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From Bullets to Ballots: The Election of 1800 and the First Peaceful Transfer of Political Power

Preface

by Ken Masugi

As part of its continuing efforts to promote the challenge and blessings of self-government around the world, the Claremont Institute is pleased to present John Zvesper’s monograph From Bullets to Ballots to a world-wide audience. While the book doubtless will inform many American readers, its primary audience is intended to be sophisticated advocates of liberal democracy in the developing democracies abroad. In this fact-packed history of the development of and threats to American democracy in the 1790s the discerning reader can note and anticipate the threats to emerging democracies in our time and at any time. American political history is not only the history of great heroes of the stature of Thomas Jefferson and Alexander Hamilton, as Zvesper notes, but is also an account of the follies, greed, base ambition, and stupidity that one finds exhibited by human nature throughout all history and in all parts of the world. Yet, in some nations what founding father and fourth president James Madison called “the reason of the public” can prevail and the rights fundamental to and productive of democracy are protected.

Friends of democracy correctly note the importance of institutions, such as the separation of powers and federalism, in the new democracies; others emphasize processes, such as voting; and still others point to character, such as the trust necessary for a free market to thrive. Those who rightly emphasize the “liberal” in liberal democracy will insist that a core of rights not only be protected but flourish: freedoms of speech, press, assembly, and religion, together with property and other legal rights, at a minimum. In a just regime, all these aspects of democracy will obtain, in some form or other. While most of the new democracies will be parliamentary forms, they might nonetheless draw significant lessons from American political history, especially the history of its political parties. Parties, we will see, must avoid being factions or unjust groups injurious to the common good. After all, it is one thing to write a constitution, quite another to live by it–an idea that great French friend of America, Alexis de Tocqueville,remarked upon. How is it, then, that America was able not only to produce a constitution that defined the polity it became? How was America able to make its theory become its practice? Zvesper here points to the success of American political parties.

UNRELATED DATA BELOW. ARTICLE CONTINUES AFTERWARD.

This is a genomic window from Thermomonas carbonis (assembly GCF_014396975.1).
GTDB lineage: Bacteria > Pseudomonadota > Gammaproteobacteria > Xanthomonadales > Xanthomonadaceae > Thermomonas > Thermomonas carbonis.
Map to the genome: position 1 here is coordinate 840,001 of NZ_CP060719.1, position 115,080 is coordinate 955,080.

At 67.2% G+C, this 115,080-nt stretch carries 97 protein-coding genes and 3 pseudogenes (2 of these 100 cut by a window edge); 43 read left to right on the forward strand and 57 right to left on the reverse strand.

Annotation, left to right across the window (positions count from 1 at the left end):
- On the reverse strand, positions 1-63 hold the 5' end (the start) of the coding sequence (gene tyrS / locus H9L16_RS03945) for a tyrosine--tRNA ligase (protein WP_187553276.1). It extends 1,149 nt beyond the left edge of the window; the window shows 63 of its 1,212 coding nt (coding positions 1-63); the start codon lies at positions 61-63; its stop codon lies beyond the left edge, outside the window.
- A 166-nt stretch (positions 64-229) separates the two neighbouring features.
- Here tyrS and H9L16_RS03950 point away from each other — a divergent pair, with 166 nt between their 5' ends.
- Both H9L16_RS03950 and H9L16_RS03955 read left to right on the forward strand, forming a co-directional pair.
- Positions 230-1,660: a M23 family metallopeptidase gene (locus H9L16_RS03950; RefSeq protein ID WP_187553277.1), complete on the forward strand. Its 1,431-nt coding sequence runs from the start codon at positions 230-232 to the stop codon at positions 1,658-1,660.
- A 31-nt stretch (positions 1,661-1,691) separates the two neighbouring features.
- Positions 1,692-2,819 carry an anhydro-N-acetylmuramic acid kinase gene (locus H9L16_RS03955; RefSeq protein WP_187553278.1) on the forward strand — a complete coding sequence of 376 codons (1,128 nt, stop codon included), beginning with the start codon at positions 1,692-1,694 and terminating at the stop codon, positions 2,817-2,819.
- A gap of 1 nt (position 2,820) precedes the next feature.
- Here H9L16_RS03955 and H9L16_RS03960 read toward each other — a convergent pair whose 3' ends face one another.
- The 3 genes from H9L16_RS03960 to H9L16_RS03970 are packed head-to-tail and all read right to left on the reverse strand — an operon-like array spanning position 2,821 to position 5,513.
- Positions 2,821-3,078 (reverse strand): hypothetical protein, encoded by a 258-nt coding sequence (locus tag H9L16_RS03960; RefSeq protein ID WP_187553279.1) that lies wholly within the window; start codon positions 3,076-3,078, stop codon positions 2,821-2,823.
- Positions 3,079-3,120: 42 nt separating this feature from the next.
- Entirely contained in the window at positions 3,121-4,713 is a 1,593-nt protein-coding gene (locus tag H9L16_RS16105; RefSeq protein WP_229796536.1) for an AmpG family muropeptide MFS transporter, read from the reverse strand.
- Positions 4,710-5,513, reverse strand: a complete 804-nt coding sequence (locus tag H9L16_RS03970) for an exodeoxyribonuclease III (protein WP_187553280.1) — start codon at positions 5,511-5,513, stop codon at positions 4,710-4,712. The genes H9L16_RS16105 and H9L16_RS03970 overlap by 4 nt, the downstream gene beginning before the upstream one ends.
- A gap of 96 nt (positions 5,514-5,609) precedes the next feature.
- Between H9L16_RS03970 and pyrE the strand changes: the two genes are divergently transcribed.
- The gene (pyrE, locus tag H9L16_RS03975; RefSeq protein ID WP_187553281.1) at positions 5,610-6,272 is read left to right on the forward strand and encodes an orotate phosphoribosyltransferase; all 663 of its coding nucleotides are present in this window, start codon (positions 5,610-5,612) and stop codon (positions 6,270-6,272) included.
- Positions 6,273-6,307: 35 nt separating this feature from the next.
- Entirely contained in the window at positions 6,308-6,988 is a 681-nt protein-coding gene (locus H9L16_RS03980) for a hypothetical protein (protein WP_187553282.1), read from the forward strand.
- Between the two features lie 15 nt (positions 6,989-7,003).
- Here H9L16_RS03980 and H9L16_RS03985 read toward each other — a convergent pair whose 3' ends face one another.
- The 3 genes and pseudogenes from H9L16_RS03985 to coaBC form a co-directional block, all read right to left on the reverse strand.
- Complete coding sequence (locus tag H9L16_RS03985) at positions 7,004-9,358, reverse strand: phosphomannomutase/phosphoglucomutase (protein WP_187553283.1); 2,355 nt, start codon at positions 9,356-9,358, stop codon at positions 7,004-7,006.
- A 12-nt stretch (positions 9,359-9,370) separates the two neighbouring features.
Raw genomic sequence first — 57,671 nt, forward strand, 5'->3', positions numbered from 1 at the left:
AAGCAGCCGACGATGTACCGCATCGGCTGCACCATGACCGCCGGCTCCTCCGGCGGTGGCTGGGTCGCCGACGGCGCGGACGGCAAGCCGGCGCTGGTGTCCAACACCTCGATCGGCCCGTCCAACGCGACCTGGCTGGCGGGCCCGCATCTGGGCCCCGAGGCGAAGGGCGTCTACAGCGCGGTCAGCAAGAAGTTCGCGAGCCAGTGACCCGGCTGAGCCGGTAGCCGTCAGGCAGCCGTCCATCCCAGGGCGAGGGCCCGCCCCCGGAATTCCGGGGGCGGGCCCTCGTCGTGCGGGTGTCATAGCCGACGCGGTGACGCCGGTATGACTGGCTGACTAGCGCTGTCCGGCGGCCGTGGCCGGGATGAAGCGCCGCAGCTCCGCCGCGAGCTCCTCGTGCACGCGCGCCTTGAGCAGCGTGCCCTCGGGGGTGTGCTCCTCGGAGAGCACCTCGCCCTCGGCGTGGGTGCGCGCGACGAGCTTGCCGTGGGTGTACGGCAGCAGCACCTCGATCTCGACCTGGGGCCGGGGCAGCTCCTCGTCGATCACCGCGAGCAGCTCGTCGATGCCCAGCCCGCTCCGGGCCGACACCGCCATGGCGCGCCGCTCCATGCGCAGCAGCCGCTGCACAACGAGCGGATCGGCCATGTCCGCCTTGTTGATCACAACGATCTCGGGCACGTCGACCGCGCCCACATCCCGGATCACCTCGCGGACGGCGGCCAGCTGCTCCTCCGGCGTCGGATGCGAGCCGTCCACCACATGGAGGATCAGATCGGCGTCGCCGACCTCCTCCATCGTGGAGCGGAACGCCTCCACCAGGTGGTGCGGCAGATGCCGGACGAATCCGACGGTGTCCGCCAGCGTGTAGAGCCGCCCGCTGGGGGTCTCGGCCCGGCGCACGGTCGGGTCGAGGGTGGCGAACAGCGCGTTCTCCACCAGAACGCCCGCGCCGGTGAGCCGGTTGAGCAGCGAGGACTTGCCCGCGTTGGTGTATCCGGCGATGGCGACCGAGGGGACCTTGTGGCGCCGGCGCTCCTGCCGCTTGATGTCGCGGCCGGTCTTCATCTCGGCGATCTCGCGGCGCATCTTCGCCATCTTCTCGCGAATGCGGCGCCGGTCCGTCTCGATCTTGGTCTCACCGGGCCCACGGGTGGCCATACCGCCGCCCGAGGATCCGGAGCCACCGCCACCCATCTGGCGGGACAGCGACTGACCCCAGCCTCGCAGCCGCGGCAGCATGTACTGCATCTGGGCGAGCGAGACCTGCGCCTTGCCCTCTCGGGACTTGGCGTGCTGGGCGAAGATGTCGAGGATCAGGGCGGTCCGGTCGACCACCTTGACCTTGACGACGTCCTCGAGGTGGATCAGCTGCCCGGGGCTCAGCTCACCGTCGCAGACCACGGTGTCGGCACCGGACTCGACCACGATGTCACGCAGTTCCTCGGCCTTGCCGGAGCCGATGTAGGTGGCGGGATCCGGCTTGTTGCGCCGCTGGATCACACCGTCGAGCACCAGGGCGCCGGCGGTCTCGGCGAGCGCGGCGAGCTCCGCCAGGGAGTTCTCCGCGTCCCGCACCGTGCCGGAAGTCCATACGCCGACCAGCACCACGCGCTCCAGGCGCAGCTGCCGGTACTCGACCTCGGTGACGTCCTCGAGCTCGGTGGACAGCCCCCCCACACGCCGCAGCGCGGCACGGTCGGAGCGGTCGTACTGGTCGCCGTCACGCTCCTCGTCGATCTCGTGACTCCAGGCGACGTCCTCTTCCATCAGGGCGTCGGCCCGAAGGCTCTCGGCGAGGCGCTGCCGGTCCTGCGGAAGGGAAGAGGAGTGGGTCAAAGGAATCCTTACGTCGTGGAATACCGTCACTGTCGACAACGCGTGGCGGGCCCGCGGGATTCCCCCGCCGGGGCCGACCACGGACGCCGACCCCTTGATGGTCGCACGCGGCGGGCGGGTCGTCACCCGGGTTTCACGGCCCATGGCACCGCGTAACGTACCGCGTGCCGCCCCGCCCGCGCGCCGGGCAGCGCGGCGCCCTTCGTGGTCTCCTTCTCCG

America has been able to determine its political future, with the towering exception of the Civil War, via elections whose results are respected–by the victors with restraint and by the losers with unquestioned deference to the decision of the people. The election of 1800 marked not only the test of America’s success on this question of principle but also the standard for all democratic elections in the future. It was, as Zvesper illustrates, the first election of its sort in modern world history. For all the fury at the contested presidential election of 2000, both sides accepted the results as arrived at under procedures supervised by the judiciary, ultimately the U.S. Supreme Court. The partisan outrage was a trifle compared with what the competing parties felt in the 1790s. Just as Abraham Lincoln would reflect on the Gettysburg battlefield, each side in the 1790s thought that the issue was whether “government of the people, by the people, for the people could long endure.”

Jefferson’s success had its limitations, as the Civil War proved only 60 years later. Propositions about the basic American ideals of equality and liberty proved to provide actual political practices, in basic liberties as well as defining the structure of the government and elections. That the evil of slavery would not be resolved by this founding generation was its tragic flaw. Following Lincoln, Americans still need to refine their understandings of equality and liberty—how they are principles generative of self-government, how they limit the power of government, how they protect fundamental freedoms, and how they encourage a culture in which debate and reason have weight. It is to that debate that we offer John Zvesper’s insightful scholarship.

The source for Zvesper’s argument here, the comparison of the crisis of the Civil War with that of the election of 1800, is Harry V. Jaffa–Crisis of the House Divided: An Interpretation of the Issues in the Lincoln-Douglas Debates and A New Birth of Freedom: Abraham Lincoln and the Coming of the Civil War. We unhesitatingly recommend these writings, along with his essays in Equality and Liberty.

John Zvesper’s work is superbly introduced by John S. Waggoner, translator and author of a lengthy commentary on The Dialogue in Hell Between Machiavelli and Montesquieu (1864) by Maurice Joly. He has taught abroad at the Sorbonne and the American University in Cairo.

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